SANTA MARIA, Calif. - There's something growing at Pioneer Valley High School, and its building valuable skills for special education students.
"I really wanted to get the kids re-engaged with working with things, building things and putting stuff together," said special education teacher Jesse Grimm.
Hoping to give his students important hands-on education, Grimm received full support from administration, and created a new transitional class that started at the beginning of the school year.
"As the kids start getting older, we're trying to give them real world job skills, and we're kind of starting from the bottom with how does a drill get used, how does a plant grow, how do we take pieces of wood and manipulate them, and cut them and put them together and actually make something," said Grimm.
Grimm adds the class allows students to push the envelope a bit and participate in a class that some might think is "out of the box."
"Let's get a kid who is completely blind and put them on a chop saw. That makes a lot of people scared, but that makes me excited to give that kid the opportunity to do it," said Grimm.
Students say they truly enjoy and appreciate the new experiences they're now able to pursue.
"I kind of feel like people with disabilities have the right to do stuff like this, especially with people with poor eyesight or visual impairment," said student Jose Damian.
Students are in charge of a garden and small workshop, which takes them out of a traditional classroom setting, and into an exciting learning environment.
"I do like it," said student GJ Ramos. "You get to experience news things, like putting soil in the pots and watering plants."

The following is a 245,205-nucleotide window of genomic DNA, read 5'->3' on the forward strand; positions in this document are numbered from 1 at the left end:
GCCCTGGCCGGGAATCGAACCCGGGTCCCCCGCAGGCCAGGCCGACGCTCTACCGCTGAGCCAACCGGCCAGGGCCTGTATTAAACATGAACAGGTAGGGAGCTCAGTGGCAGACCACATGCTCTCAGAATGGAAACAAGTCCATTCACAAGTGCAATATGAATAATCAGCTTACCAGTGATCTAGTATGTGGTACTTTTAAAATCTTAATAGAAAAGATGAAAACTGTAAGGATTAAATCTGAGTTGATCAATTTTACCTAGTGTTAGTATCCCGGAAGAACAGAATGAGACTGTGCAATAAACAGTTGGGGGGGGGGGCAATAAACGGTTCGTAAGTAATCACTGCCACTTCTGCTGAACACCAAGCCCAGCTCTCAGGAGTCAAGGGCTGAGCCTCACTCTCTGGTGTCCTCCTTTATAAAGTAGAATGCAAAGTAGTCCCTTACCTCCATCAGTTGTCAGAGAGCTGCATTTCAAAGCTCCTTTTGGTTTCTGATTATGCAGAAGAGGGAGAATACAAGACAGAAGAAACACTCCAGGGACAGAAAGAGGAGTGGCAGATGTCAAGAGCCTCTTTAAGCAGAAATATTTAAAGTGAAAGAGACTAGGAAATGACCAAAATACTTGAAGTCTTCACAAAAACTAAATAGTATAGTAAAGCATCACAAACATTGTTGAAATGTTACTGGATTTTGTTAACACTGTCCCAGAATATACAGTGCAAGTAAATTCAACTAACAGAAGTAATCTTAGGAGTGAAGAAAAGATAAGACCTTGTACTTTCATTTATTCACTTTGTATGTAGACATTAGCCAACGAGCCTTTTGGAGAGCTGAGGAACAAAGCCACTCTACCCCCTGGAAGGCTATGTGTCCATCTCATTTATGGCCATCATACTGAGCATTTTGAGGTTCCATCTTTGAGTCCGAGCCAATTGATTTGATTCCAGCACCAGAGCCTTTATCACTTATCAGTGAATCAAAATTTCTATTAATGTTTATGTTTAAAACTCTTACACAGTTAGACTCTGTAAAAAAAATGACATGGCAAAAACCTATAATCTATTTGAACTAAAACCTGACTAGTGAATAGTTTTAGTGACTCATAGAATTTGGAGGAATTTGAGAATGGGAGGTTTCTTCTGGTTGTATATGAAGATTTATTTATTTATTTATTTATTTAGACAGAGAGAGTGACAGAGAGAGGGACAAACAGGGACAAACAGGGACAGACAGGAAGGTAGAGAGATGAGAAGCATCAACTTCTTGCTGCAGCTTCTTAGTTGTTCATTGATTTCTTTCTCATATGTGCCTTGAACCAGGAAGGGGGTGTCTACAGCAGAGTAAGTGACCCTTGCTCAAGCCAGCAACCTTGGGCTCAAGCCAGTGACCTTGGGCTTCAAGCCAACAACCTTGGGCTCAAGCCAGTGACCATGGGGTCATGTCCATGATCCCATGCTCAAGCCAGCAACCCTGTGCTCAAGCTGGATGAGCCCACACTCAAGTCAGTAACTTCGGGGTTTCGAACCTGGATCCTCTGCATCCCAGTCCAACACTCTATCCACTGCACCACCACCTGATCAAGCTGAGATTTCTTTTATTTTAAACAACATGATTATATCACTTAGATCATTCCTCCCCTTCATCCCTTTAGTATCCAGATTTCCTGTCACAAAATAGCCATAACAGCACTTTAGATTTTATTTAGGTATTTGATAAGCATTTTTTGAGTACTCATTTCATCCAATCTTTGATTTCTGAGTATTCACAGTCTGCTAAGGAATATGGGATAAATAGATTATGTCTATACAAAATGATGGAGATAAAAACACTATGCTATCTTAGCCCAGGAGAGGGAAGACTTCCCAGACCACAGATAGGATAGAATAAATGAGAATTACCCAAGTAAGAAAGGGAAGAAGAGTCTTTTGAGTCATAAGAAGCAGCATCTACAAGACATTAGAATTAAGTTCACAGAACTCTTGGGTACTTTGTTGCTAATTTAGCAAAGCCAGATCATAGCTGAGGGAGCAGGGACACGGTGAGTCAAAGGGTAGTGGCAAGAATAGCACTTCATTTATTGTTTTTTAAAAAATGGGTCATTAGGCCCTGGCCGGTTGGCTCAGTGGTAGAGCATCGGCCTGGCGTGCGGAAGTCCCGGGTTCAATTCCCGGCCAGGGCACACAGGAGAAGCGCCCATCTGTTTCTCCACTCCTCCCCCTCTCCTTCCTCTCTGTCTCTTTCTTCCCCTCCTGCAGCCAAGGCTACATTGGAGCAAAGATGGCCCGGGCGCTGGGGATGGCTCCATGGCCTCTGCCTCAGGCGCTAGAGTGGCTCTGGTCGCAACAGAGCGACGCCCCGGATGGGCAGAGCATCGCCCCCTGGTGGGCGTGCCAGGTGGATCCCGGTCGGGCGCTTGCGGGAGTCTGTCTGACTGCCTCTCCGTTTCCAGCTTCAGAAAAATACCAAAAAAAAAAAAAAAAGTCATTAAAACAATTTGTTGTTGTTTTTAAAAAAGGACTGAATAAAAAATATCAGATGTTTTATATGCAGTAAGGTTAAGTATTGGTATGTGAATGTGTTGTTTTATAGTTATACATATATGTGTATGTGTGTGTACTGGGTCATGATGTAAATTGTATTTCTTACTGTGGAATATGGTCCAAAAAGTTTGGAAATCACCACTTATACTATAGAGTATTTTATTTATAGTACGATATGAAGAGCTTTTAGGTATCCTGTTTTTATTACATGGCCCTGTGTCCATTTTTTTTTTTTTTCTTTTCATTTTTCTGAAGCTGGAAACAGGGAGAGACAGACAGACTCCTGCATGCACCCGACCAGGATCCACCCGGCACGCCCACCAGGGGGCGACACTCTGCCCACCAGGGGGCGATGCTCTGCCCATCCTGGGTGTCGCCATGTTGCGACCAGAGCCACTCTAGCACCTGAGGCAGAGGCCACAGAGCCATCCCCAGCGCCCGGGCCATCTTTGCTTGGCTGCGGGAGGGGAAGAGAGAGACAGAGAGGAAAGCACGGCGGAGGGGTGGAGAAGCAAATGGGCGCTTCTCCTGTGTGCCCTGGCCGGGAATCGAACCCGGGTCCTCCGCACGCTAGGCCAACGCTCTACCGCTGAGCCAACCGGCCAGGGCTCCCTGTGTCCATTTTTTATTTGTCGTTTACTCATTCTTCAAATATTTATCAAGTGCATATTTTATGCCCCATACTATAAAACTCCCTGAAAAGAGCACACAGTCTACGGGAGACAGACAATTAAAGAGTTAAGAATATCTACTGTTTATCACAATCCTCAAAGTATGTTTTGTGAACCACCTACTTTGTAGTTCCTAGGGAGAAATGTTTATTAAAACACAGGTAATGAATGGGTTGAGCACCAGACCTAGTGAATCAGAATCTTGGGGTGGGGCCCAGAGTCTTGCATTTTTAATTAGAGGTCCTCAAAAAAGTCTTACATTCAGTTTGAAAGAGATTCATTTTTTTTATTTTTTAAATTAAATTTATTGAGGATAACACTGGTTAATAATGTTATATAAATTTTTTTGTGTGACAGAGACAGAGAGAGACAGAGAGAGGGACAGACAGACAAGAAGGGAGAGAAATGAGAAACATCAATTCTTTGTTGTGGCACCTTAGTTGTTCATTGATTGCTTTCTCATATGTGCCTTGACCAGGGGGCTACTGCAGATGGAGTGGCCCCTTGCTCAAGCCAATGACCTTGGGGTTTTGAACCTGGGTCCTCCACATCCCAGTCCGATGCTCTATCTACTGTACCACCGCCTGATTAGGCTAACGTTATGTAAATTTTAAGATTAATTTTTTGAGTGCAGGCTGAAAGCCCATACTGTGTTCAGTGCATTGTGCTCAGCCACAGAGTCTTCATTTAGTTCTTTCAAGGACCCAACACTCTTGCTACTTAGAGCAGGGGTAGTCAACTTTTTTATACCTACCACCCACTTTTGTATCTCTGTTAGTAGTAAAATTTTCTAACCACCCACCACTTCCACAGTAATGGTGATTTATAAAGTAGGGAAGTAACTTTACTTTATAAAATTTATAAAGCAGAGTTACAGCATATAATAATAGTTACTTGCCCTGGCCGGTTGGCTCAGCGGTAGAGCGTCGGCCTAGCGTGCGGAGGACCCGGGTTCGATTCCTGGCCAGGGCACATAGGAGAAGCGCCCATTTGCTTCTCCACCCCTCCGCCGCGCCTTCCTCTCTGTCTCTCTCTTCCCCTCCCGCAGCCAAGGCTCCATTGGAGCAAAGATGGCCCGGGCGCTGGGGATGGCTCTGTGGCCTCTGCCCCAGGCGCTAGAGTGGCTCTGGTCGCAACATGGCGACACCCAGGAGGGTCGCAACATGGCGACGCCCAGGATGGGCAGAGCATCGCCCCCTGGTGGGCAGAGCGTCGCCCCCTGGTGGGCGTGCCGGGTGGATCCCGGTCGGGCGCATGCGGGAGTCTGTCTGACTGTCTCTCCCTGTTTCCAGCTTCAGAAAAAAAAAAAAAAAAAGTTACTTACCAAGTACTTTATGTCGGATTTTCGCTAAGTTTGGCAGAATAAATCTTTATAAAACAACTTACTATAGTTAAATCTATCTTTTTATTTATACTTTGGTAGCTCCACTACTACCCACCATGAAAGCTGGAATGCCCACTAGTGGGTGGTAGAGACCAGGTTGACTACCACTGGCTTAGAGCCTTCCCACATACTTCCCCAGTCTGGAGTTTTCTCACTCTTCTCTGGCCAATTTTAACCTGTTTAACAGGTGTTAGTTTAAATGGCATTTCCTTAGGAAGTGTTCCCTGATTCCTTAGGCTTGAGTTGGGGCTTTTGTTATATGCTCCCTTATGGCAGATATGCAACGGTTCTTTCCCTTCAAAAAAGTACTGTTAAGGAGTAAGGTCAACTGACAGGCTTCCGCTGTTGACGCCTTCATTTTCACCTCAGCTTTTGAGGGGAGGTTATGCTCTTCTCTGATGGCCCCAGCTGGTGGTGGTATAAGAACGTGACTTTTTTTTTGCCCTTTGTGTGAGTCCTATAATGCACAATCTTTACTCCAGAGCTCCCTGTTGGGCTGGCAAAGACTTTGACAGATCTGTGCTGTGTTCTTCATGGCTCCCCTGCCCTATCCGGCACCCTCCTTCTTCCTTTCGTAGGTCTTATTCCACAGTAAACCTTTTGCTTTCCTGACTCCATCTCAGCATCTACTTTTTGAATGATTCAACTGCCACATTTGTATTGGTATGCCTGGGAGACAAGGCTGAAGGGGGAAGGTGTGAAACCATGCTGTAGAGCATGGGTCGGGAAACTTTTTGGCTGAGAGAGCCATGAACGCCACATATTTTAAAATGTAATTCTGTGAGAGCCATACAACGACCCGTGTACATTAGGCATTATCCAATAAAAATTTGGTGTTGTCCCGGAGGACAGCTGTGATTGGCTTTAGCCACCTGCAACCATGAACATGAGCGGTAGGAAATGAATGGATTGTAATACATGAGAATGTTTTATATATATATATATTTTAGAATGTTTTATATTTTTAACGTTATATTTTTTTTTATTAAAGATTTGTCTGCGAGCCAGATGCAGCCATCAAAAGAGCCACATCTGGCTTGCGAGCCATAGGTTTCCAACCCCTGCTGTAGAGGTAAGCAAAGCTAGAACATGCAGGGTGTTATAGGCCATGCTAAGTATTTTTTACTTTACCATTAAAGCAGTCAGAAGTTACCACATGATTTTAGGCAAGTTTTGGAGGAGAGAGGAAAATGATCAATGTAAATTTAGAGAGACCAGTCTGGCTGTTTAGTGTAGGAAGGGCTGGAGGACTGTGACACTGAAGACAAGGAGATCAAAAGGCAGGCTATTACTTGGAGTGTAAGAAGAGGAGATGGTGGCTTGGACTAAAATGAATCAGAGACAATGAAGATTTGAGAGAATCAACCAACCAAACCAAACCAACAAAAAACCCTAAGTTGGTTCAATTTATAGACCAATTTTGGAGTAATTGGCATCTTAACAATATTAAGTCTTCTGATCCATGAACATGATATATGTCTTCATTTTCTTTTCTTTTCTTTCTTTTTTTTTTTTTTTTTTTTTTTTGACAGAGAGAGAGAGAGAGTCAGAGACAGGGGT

The students have built everything in the garden, including planter's boxes and two greenhouses. It shows you the practical skills they've acquired in the program.
"It lets you kind of feel like you're working at an actual job," said Damian. "There will be times where I may have the opportunity, and this is just a little example of what I can do."
The knowledge they're gaining through the various duties in the class gives students a chance to build confidence, independence, and real world experience.
"Getting your hands on the equipment that we use out here is pretty important for them to just kind of understand how to put together projects, critical thinking skills, understanding what it's like to work on a job site," said Grimm.
Grimm notes each day begins with a "daily tailgate," which is a briefing to relay important safety rules and lessons. He notes the talk is to make sure students are extremely mindful of safety while working in the garden, particularly when handling potentially dangerous tools.
He adds the program has already received a handful of community donations to help with funding. Several grant applications have also been sent out with the hope of securing more funds to further enhance the class in future years.